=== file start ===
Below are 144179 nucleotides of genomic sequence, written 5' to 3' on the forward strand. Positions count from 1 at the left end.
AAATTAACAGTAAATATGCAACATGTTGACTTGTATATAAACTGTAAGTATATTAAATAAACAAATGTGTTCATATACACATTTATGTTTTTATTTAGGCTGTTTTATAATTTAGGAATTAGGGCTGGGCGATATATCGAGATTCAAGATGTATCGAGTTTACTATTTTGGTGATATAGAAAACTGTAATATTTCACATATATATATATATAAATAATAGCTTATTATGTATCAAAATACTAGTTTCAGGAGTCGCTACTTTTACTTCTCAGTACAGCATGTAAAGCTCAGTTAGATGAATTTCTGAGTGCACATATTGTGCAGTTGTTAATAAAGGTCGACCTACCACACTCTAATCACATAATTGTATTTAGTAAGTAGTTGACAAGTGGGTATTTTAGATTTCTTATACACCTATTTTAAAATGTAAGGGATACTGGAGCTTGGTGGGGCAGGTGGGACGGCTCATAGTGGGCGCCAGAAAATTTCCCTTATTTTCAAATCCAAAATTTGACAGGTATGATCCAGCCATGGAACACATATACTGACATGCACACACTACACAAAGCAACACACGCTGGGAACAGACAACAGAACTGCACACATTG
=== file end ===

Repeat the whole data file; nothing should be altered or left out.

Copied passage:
Below are 144179 nucleotides of genomic sequence, written 5' to 3' on the forward strand. Positions count from 1 at the left end.
AAATTAACAGTAAATATGCAACATGTTGACTTGTATATAAACTGTAAGTATATTAAATAAACAAATGTGTTCATATACACATTTATGTTTTTATTTAGGCTGTTTTATAATTTAGGAATTAGGGCTGGGCGATATATCGAGATTCAAGATGTATCGAGTTTACTATTTTGGTGATATAGAAAACTGTAATATTTCACATATATATATATATAAATAATAGCTTATTATGTATCAAAATACTAGTTTCAGGAGTCGCTACTTTTACTTCTCAGTACAGCATGTAAAGCTCAGTTAGATGAATTTCTGAGTGCACATATTGTGCAGTTGTTAATAAAGGTCGACCTACCACACTCTAATCACATAATTGTATTTAGTAAGTAGTTGACAAGTGGGTATTTTAGATTTCTTATACACCTATTTTAAAATGTAAGGGATACTGGAGCTTGGTGGGGCAGGTGGGACGGCTCATAGTGGGCGCCAGAAAATTTCCCTTATTTTCAAATCCAAAATTTGACAGGTATGATCCAGCCATGGAACACATATACTGACATGCACACACTACACAAAGCAACACACGCTGGGAACAGACAACAGAACTGCACACATTG